MR. WHITMAN:  Let's go to Pam. 


            Q      Colonel McMaster, it's Pam Hess with UPI.  I want to start by saying how sorry I was to hear about your troopers in the Blackhawk. 


            It appears that you guys fell in on a pretty hairy situation. And I think through your numbers and the operations that you've been conducting, you seem to have turned things around.  You're coming back soon.  What's the plan on replacing you all?  Is it going to be the kind of numbers that you are now?  And you said it would be -- that what you have now is a fragile victory.  And I'm wondering if there's not going to be a similar situation to what there was before you got there, or when the 101st left and wasn't replaced by a very large group and there was vast areas of uncontrolled territory. 


            COL. MCMASTER:  Right.  Well, as you mentioned, what the enemy saw before was an opportunity and tried to seize on it.  We're all committed to not give the enemy that opportunity again.  So the force that's replacing us has very similar capabilities.  They're an extraordinarily experienced and just a great organization.  I know many of their leaders personally and, you know, couldn't have picked better guys to come in and continue with our efforts.  So in terms of our continuing efforts in that region, there's not going to be any kind of degree of drop-off in effort. 


            Now, over time we should be able to reduce our forces.  And what I think we've been able to achieve together with our Iraqi partners here is set conditions for reduction of forces in the long term.   


            But, you know, there are some long-term capabilities within Iraqi security forces  that have to be developed prior -- you know, to being able to disengage.  But those judgments will be up to the next commander who comes in.  He will come in with certainly the capability to continue what we have achieved alongside the Iraqi army, the Iraqi police and the Iraqi civil leaders in the region. 


            MR. WHITMAN:  Tom? 


            Q      Colonel, yeah, Tom Bowman with the Baltimore Sun.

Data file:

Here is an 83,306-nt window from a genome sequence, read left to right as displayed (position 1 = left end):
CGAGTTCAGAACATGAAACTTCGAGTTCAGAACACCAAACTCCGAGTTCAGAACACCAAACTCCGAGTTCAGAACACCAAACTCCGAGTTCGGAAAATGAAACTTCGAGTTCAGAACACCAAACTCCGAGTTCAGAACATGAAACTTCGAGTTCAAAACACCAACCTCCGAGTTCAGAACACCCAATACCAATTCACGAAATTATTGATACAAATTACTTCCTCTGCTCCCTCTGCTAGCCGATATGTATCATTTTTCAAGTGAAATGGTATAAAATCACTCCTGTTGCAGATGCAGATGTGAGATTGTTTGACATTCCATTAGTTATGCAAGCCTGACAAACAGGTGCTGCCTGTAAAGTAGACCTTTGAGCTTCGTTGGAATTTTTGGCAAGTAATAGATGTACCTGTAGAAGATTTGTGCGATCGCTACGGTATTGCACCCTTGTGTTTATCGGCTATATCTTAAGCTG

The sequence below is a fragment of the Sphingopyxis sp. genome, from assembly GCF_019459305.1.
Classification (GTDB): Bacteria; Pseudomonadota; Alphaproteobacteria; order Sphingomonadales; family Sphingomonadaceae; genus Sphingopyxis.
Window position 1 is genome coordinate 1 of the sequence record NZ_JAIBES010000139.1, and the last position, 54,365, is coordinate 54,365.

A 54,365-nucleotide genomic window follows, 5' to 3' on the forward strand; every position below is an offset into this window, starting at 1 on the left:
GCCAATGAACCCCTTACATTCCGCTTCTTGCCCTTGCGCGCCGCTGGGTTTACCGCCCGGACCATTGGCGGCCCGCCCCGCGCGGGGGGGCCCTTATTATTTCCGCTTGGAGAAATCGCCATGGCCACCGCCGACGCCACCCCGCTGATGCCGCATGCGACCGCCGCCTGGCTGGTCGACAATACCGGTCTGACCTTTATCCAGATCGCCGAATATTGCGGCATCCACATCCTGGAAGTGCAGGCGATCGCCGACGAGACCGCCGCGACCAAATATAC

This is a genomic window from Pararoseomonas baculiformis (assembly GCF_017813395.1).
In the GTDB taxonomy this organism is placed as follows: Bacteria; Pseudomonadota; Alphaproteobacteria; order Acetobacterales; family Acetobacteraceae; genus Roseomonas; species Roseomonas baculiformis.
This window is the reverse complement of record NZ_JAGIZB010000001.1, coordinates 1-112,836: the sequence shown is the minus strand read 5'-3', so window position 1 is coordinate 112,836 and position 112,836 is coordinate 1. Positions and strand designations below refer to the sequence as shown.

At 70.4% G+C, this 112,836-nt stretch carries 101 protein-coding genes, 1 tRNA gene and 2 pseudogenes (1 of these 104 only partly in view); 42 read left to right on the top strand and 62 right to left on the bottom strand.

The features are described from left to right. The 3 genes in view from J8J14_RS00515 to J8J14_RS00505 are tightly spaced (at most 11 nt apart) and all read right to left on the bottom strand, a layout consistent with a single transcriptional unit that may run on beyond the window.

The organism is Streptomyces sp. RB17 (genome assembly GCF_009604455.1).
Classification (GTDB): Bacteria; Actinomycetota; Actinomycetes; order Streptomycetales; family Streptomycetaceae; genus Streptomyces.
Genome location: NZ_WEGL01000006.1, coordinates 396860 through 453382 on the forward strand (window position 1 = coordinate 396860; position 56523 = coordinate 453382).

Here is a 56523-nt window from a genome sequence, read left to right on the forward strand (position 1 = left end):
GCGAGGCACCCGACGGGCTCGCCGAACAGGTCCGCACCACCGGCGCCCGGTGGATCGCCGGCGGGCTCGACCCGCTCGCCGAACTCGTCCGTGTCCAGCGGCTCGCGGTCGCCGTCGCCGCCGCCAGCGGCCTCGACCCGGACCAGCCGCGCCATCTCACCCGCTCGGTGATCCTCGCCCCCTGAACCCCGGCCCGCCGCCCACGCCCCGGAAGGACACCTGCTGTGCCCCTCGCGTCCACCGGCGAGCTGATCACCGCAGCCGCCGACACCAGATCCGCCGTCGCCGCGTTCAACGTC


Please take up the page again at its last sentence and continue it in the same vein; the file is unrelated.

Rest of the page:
You're a historian in the Vietnam war, and what you're trying to do over there is what Creighton Abrams attempted in Vietnam -- clear and hold.  It's clearly manpower intensive.  I now want to get you to talk about the Iraqi security forces -- how many more do you see necessary in your area?  You know, if you can give us a ballpark number or percentage increase.  And also, if you can talk about the build part of your effort -- a lot of that money for rebuilding has been siphoned off for security, and just talk about the need in your area and a ballpark on the dollar amount if you can estimate that. 


            COL. MCMASTER:  Okay, you know, in terms of, you know, clear and hold as a counterinsurgency approach -- I mean, that is essential, I guess, in general.  You could characterize our efforts as such.  And we -- all of our military operations were not, you know, just oriented on the enemy. 


            They were also designed to set conditions for the introduction of Iraqi security forces into those areas such that there could be permanent security there. 


            How many more forces?  I think some more police forces, and we're recruiting and reconstituting those now.  It's not necessarily the number as it is strengthening those organizations such that they can conduct independent operations. 


            So some of the things that take longer to develop within any organization, you know, the logistical capabilities, you know, the personal management promotion systems, junior leadership capabilities.  You know, we are working with Iraqis to develop more knowledgeable and effective sergeants and lieutenants and captains, and so what began as U.S.-led leadership schools are now Iraqi-led leadership schools, where they are the instructors.  And -- but, of course, it takes time to develop some of these longer-term capabilities.  So I think it's not as much the case of numbers now in our area as it is strengthening the existing numbers and giving them more of an independent capability.